Jim Crace – The Melody

The Melody

 

A few years ago Jim Crace came over to Malta to give a talk and I’m sure that influenced his latest novel, The Melody, for there are elements, the most glaring one is a newspaper the main protagonist is reading which is published in Malta’s capital city, Valletta.

Jim Crace’s previous novel, Harvest was a masterpiece so I had many expectations for The Melody. Will it be better? or will it be a big disappointment? As such it’s a strong novel but it doesn’t top Harvest.

The book focuses on Alfred Busi, a musician who is attacked by a creature. Busi thinks it is a feral boy who emerged from the forest near his house, which he has lived in since childhood. The reason is that when he was a boy, Busi believed that there a group of people lived in the forest. Eventually he finds out that both his childhood home and the forest will be destroyed by his nephew. The second half of the  novel deals with a septuagenarian Busi dictating this incident to his flatmate.

The melody is a complex novel as it tackles the effect of memory on a person. Busi believes that the fables of his youth are still a reality and spends a lot of time trying to prove that people do exist in the forest.  Then Crace includes a lot of subplots and then the attack becomes a maguffin.

In reality The Melody doubles up as an ecological tale as Busi’s nephew believes that the forest and old houses half to be destroyed but when his plan goes through and few years later nature starts to infiltrate the buildings and the narrator encounters evidence of a human creature as well, which means that nature cannot be suppressed (a theme explored in Crace’s early novel Arcadia, linked below).

The melody also is a satire on the media as one of the main protagonists is a power hungry journalist, who manipulated Busi’s story for a magazine and both parties pay for the repercussions involved.

Last of all The Melody is about love, Busi is a widower but also has feelings for his wife’s sister. Throughout the book his attitude towards her shifts from infatuation, to suspicion, dislike, forgiveness and then love. Like the nature theme Busi’s love for Terina is cyclical.

The Melody is a rich novel with its themes being thrown at you at every page but this is also one of the reasons why I couldn’t gravitate to this book: there was too much going on and it feels overstuffed at times and even a bit random but one cannot say that this is an uninteresting novel, one just has to be alert for sudden changes in the plot.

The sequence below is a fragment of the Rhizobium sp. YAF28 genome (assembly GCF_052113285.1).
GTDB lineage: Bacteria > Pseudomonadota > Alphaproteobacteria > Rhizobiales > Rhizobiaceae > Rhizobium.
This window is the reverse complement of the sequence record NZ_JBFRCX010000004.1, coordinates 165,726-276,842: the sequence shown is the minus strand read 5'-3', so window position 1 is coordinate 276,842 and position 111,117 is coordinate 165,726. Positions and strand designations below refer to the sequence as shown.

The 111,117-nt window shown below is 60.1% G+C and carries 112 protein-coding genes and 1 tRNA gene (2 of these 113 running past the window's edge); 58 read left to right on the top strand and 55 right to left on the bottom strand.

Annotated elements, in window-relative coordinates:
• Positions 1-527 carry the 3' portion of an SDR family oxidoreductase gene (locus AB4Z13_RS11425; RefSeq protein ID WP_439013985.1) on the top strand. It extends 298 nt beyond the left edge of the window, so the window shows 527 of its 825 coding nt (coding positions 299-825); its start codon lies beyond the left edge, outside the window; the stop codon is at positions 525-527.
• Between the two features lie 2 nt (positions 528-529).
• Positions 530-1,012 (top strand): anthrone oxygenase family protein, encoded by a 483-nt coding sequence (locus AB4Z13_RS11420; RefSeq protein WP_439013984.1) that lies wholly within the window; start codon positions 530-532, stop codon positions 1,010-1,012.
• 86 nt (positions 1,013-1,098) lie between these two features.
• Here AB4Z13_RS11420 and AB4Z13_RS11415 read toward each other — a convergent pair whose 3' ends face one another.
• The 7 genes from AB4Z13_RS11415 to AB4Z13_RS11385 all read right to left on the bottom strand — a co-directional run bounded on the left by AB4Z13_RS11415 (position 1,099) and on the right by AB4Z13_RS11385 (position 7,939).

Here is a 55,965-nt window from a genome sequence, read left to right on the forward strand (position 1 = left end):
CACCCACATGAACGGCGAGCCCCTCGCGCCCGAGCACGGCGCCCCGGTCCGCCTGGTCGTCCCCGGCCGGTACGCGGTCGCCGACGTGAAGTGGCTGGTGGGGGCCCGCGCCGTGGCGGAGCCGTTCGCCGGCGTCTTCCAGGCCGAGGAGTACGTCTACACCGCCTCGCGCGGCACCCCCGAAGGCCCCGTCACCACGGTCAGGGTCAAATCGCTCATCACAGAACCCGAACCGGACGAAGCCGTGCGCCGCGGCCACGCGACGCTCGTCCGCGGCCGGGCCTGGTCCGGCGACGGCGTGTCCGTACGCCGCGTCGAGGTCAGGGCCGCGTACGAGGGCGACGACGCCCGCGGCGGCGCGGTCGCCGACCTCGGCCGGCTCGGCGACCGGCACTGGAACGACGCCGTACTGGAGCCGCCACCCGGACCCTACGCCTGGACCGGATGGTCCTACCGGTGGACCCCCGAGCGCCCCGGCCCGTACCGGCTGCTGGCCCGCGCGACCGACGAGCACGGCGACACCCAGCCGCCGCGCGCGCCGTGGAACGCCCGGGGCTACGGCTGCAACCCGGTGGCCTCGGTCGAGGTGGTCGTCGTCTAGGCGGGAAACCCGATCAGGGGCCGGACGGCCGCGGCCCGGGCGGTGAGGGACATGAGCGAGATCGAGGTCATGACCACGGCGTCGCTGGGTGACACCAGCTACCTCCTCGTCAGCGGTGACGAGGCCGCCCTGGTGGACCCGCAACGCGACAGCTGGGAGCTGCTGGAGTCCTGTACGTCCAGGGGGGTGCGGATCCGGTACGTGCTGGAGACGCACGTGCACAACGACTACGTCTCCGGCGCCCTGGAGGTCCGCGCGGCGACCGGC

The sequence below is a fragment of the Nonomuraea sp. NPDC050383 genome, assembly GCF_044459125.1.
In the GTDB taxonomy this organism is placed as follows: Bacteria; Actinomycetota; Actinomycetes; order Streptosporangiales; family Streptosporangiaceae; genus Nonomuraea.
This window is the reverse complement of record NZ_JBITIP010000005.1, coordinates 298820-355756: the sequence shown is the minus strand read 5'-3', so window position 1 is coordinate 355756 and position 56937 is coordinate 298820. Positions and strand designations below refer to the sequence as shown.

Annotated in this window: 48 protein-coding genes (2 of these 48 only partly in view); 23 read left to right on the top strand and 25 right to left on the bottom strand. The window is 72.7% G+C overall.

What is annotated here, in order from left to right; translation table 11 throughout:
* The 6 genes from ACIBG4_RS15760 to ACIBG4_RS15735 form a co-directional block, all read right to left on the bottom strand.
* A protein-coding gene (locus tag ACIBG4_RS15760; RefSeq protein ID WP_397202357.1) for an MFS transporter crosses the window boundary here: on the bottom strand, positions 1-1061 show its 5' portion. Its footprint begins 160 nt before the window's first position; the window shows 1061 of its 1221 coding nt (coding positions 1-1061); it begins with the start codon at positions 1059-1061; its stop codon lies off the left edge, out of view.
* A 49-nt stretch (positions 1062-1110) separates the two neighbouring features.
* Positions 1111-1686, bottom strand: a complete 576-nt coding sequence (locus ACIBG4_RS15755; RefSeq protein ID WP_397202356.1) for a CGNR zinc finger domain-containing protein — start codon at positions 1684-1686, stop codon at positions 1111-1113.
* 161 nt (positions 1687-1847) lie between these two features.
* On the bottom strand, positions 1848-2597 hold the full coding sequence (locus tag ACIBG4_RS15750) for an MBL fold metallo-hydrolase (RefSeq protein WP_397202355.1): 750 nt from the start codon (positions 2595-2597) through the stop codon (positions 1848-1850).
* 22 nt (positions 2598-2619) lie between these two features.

If this is going to be Crace’s last novel (Harvest was supposed to be) then he is still going out in style. The Melody is not a career high but it is a good novel that is proof that Crace has not lost his magic to tell an offbeat tale.

Here’s my review of Arcadia 

Thanks to Picador for sending a copy of The Melody in exchange for an honest review.

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Book 863 Jim Crace – Arcadia

 

One thing I like about Jim Crace is that no two books that he writes are alike so it’s always interesting to see what he’ll come up with. To date I’ve read three of his novels ; Being Dead (which I enjoyed) Quarantine ( I rate this one highly) and The Devil’s Larder ( mixed reactions) and now Arcadia.

At this point I’m finding it difficult to actually explain clearly what Arcadia is actually about. On the surface it’s about an 80-year-old millionaire, Victor , who wants to demolish a Market Place in order to build a mall (called Arcadia), albeit one that relies heavily on nature. As we delve further in the book we find out that Victor was born in the country and had to move to the city due to unfortunate circumstances. To add another plot we have Victor’s ex assistant, Rook, who is against Arcadia as it will create loss of jobs.  As you can guess Arcadia does get the go ahead and with some unexpected results.

To confuse matters more this whole story is told through the eyes of a journalist who is sent to cover Victor’s death ten years later AND most of the time he uses a different writing style to document the whole story.

I have a feeling that Arcadia is open to many interpretations. From my point of view I saw it as man’s will to return to his roots, at least that’s what Victor represented. Rook represents man’s unwillingness to change. I also saw it as society’s need to evolve. Even as a small satire on the upper classes and the law.

This is definitely a novel that leaves one to reflect and debate. It also (to date) is THE Jim Crace novel to read if you want an introduction to his work.